Thanks for reading, Marguerite
While all eyes are on Toronto tonight as the big name stars slowly trickle into town for another installment of TIFF – well all of them except Tea Leoni who cancelled her appearance last minute to mostly likely look after her “ailing” husband – Vancouverites should really readjust their gaze and look up, way up, all the way up to the roof of a certain parking garage in Gastown. Why, you ask? Well the newly founded Urban Arts Society will be taking over the Water Street parkade tonight (and additional dates: September 10 & 17) and converting the sky-high parking lot into a drive-in movie theater.
All the movies that will be shown are Vancouver-shot films in accordance with the event’s themes. “The inspiration for the series Vancouver Stars as Itself really comes from the site itself,” said the society’s cofounder, Peeroj Thakre, in an article in The Vancouver Courier. Adding, “The site has classic views of Vancouver–mountains, water, the downtown towers, and that really spawned the idea of showing Vancouver as itself.”
Tonight’s film is Hard Core Logo
Gates open at 7:30 and film is at 8:30. Any other info you might need is at EasyPark Drive-In
It looks like a great way to say goodbye to the last days of summer and also a wonderful way to get to acquainted with HCL’s Canadian director, Bruce McDonald – word has it he’ll be at the Irish Heather afterwards for those of you looking to do a bit of networking.
The dreaded six-word phrase uttered by would-be celebs from airports to restaurants worldwide. Now that we’re heading into festival and market season in Canada – Toronto, Atlantic, Ottawa Animation, Vancouver are all in September – it’s time to tell the world who you are by updating your bio for the delegate book.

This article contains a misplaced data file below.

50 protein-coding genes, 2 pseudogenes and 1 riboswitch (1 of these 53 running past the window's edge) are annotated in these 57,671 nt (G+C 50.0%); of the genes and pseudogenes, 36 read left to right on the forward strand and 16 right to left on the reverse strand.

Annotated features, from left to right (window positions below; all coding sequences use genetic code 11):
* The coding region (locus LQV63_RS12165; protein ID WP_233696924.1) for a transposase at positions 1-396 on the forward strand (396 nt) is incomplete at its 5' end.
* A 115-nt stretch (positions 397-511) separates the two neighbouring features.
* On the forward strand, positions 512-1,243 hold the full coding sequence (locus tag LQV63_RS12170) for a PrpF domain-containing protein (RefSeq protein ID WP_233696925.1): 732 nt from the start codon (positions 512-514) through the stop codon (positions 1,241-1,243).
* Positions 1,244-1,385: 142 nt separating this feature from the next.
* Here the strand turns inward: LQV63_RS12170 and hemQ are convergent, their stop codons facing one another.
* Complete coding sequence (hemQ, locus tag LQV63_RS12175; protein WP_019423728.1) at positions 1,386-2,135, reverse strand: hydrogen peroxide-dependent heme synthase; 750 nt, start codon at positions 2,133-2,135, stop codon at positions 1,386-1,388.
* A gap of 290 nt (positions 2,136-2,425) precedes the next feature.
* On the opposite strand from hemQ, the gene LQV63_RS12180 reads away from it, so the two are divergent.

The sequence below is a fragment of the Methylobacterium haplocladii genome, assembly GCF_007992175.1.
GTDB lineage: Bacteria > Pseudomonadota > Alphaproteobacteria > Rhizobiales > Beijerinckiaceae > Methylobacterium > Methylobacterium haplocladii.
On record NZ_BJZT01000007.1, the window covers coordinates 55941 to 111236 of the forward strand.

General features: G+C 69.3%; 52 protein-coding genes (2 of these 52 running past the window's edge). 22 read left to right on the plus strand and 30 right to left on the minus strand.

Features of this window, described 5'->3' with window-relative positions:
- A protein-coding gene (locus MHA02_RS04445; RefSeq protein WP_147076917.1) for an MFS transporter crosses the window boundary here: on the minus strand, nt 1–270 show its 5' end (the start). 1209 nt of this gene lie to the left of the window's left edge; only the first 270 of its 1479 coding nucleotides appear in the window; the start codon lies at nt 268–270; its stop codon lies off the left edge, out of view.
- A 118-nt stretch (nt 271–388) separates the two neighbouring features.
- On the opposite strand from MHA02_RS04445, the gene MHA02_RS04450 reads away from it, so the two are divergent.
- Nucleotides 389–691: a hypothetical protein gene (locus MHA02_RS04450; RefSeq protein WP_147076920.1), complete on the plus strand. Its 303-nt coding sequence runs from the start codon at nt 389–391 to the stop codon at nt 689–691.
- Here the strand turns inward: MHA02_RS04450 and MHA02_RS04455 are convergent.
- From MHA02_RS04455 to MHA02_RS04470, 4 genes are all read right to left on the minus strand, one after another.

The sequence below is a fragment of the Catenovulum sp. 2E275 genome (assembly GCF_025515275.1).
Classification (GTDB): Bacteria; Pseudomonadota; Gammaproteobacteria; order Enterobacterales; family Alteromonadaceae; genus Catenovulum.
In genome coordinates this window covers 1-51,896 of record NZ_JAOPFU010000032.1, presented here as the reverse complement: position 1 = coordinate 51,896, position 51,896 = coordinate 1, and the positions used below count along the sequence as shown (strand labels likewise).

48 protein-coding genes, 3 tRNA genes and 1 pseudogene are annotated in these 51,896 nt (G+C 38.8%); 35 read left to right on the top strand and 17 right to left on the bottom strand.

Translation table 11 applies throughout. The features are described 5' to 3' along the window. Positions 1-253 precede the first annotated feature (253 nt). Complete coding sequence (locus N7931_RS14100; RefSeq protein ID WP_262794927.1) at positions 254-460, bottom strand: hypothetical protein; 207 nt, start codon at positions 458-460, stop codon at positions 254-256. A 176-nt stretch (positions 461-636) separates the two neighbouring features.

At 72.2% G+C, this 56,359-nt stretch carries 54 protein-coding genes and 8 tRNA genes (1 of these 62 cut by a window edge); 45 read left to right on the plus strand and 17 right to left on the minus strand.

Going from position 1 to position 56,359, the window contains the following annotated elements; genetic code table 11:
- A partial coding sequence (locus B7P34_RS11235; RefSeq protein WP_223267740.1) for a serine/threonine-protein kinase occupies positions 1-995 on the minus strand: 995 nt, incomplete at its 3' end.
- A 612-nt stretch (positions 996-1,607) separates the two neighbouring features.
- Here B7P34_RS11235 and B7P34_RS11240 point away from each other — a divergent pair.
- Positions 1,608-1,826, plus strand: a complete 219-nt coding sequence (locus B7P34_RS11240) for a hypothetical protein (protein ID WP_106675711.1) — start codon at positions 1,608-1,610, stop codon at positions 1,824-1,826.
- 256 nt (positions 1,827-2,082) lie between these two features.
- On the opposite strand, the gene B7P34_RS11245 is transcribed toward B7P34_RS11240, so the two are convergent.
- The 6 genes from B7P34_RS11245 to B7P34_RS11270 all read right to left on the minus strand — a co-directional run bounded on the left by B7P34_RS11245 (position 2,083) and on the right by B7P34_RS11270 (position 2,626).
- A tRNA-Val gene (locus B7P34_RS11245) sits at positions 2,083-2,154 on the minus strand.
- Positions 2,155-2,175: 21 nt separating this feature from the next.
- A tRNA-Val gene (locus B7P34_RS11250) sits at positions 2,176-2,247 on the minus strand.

Robert Wong, Director of the Provincial Tax Credit program for the film and television industry in BC, used to submit fake bios. He included record of his participation in the Extreme Shredding finals of the Tax Credit Games in which he lost both hands and had them replaced with flamethrowers. Bob was the hit of Strategic Partners!
In my fake life, when I am unable to find work in my chosen field as muse to Clive Owen, or find my career as pharmacist to Anna Nicole Smith abruptly ended, I decide to take a day job. So, here I am at Super U! In my spare time I enjoy green tea, macrame, visiting my friends in rehab and planning for my next police car chase to be broadcast live in prime time.
The 20th Anniversary Vancouver Queer Film Festival opened last night with this rousing cheer from the packed house: “Like a virgin / touched for the very first time…” We were honouring the amazing people who started up and have made this festival grow into the must-see, must-do event it is. And we were celebrating the Opening Gala Film, “Like a Virgin” from South Korean filmmakers Lee Hae-yeong and Lee Hae-jun about a boy dreaming about Madonna and wishing for his own sex change operation.
I started off the night with my colleague Dino (our superuvoyeur) in the sweatiest, thirstiest, most animated VIP reception anywhere. We talked to a few filmmakers, including Gwen Haworth (“She’s a Boy I Knew“) who will be one of the judges for our exciting new SuperU contest “Out There” for films by and about the Gay, Lesbian, Bisexual and Transgendered communities. Then we stood in the corner and sweated some more, Dino gallantly tossing me a piece of bread – dinner!
Now, I don’t read movie synopses before the film, so I got all my info from Dino, who told me that the movie was about a boy who competes in a Madonna impersonation contest to win money for his sex change operation. Actually, It turned out that the movie was about a boy who trains and competes as a wrestler in order to win money for his sex change operation so that he can take part in a Madonna impersonation contest. (There’s a slight difference there, Dino.) While waiting for the lip-synching to begin, I was pleasantly surprised to be introduced to the traditional Korean wrestling practice called SSireum.
Look for Super U at a couple of upcoming screenings we’re sponsoring: The Coast is Queer (Monday Aug 18, 7 pm Tinseltown), Confessions of a Sorta Str8 Drag King (Saturday Aug 23, 7 pm Tinseltown). All the details are at the VQFF website.
Gotta run, it’s Friday and it’s hot.